Hog Heaven tries to base thoughtful analysis about the Redskins and football on facts not rants. Here is our late summer reading list in the wind down to the season. Two of these books are about the Redskins name controversy rather than actual football. We want our supporting arguments to be based on rational thought and not the emotion that consumes the other side of the argument. There is a certain futility in that, but the Redskins, both the team and the people, have a compelling narrative. Why pass up the chance to read the story.
Keep A-Goin’ The Life of Lone Star Dietz, by Tom Benjey
Disparaging William “Lone Star” Dietz is a tactic used by the changers to discredit the Washington Redskins claim of honoring Native Americans by naming the team after Dietz who was a mixed-race German-Indian American. Redskins opponents accuse Dietz as a fake Indian, a poser who affected Native American heritage for personal gain. If Dietz is a fraud, then so is the Redskins’ claim of honoring Native Americans through him, or so the theory goes.
Redskins fans hardly know how to respond. Like most people, history began for them on the day they were born. Lone Star’s relevant history began 130 years ago.
Lone Star is unknown to present day Redskins fans except for the controversy. Lone Star claimed, or allowed to be published, fanciful versions of his origins, not unlike early presidential candidates’ claims of birth in log cabins. Little did he know.
Documentation about Dietz’ origins are obscure. Late 1800s vital records are not nearly as reliable as they are now. The Obama birther controversy tells us that concrete records are not persuasive to those determined to believe otherwise.
Complicating matters, mixed race heritage was a thing to be hidden in the early 20th Century.
The history of the Carlisle Indian Industrial School fascinated Tom Benjey. While researching the school for a book, he discovered the fascinating William Henry Dietz who was a Carlisle student, offensive lineman, assistant football coach and art instructor. Keep A-Goin’ brings Lone Star back to life weaving facts and supposition to speak of his search for identity, the Sioux family that accepted him as a lost son and his life’s path as a college football coach and graphic artist.
Keep A-Goin’ devotes a six pages of the 326-page biography to Lone Star’s Boston Redskins years (1933-1934). Its main focus is Dietz’ struggle to find himself and to promote Native America through his art. Hog Heaven has trashed the Redskins for basing its claim solely on Dietz. Lately, they seem to be running away from him. That is unfortunate. Dietz was as colorful a showman as George P. Marshall.
Hog Heaven has already used the facts in Keep A-Goin’ on one occasion to refute claims about Dietz as an impostor. Like my love life, his story is complicated.
Aren’t We Sioux Enough? The Truth Behind the Attack on the U.N.D. Fighting Sioux Tradition, by Eunice Davidson
An acquaintance brought this book to my attention. Davidson is a member of the Spirit Lake Nation. Her book was published May 2014. Stop me if you’ve heard this before.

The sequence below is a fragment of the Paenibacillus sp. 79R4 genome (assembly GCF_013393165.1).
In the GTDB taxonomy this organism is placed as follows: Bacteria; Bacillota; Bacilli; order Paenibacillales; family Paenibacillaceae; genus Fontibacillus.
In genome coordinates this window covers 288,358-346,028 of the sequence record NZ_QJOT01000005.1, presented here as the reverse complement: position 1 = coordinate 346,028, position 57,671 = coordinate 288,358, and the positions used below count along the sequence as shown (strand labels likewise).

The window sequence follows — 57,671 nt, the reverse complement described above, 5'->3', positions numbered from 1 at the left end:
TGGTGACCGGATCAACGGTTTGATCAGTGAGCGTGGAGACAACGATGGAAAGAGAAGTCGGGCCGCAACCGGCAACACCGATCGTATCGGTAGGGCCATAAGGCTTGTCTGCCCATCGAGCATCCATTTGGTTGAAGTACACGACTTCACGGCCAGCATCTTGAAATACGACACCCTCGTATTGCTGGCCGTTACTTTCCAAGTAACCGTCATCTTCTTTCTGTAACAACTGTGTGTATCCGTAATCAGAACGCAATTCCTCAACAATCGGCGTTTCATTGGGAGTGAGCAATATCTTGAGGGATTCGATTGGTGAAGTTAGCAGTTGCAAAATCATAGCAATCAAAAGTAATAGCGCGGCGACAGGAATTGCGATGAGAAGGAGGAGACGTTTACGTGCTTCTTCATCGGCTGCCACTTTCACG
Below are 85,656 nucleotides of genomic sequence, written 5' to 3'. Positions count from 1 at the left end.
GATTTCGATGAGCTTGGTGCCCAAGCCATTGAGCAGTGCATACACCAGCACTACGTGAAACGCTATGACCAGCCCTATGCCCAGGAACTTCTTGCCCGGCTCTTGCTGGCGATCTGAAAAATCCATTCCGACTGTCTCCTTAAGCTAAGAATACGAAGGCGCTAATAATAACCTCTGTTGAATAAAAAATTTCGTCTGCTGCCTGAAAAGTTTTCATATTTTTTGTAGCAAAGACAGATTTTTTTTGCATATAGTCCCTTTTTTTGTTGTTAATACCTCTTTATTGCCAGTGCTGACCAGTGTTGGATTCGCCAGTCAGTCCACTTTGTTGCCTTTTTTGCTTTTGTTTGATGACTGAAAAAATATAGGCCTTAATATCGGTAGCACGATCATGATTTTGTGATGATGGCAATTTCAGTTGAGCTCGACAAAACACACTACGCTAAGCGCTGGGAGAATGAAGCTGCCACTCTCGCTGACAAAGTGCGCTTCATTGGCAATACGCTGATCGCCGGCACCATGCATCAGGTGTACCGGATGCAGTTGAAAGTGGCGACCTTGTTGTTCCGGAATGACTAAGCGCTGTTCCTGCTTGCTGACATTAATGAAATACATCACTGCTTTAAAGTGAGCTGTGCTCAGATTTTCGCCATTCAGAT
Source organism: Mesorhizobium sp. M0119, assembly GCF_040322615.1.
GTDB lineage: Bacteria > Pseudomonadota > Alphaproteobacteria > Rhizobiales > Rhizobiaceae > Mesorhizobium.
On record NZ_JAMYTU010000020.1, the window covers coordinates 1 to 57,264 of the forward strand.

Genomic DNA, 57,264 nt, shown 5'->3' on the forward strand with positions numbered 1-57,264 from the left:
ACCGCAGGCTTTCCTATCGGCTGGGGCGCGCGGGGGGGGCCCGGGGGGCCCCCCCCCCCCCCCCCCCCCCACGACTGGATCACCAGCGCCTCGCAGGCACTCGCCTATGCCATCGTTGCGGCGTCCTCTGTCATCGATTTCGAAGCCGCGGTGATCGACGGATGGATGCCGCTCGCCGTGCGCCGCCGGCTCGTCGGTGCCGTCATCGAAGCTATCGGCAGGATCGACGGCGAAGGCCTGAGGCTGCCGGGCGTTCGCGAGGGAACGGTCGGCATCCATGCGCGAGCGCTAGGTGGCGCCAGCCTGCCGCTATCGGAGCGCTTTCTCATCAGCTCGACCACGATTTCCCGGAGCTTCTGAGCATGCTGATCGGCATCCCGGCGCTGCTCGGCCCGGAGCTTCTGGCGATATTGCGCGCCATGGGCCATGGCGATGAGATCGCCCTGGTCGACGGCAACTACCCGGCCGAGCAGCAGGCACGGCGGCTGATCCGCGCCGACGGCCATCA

The University Of North Dakota was under fire for its “Fighting Sioux” mascot that the Sioux of Spirit Lake Nation authorized the university to use in the 1960s. After 80-odd years of tradition, the name came under fire by those who ultimately forced the school to drop it.
Here is what intrigued Hog Heaven. The Indian author “exposes Political Correctness for what it truly is. It tells the story of how PC was used to deceive the public of truth, to gain a personal victory during the battle from 2007 ‘til 2012 for a small group. It was used to justify how a small ‘supposedly caring’ group of the PC crowd, covered up their true intentions. The deceit used against Native American Indians for centuries is alive and well today and is exposed in this book.”
The Spirit Lake Nation wanted the leading university of the State named for their people to keep its Indian-themed mascot. Davidson says the result of dropping the “Fighting Sioux” identity is that Native Americans are again minimized and ignored.
Hog Heaven senses that the tactics used against UND are now deployed against the Washington Redskins. Reading Aren’t We Sioux Enough? is a reconnaissance mission.
The Football Outsiders Almanac 2014, by Aaron Schatz et al
This is the NFL analytic bible for amateur and professional football writers. The FO Almanac (previously known as “Pro Football Prospectus”) is the most authoritative and innovative guide to professional football The 2014 edition is packed with more cutting-edge statistical analysis, obsessive film study, and trademark humor. Includes comprehensive coverage of all 32 NFL teams, analysis of offseason personnel changes, over 500 KUBIAK fantasy football projections, and breakdowns of every team from the five major college football conferences plus the top independent and mid-major college teams.
Hog Heaven keeps this on his bookshelf and it is incredibly useful from preseason through NFL week six when the season’s trends become apparent. From that point, a subscription to Football Outsiders’ online premium content is useful. We will plug the premium content of rival Pro Football Focus as equally useful.
Last year, we ordered the softcopy version, only to later order the old technology print version. Old eyes of old farts are not comfortable with detailed reading on screens and tablets and such. The book is due to arrive at Hog Heaven World Headquarters this week. It cannot come soon enough.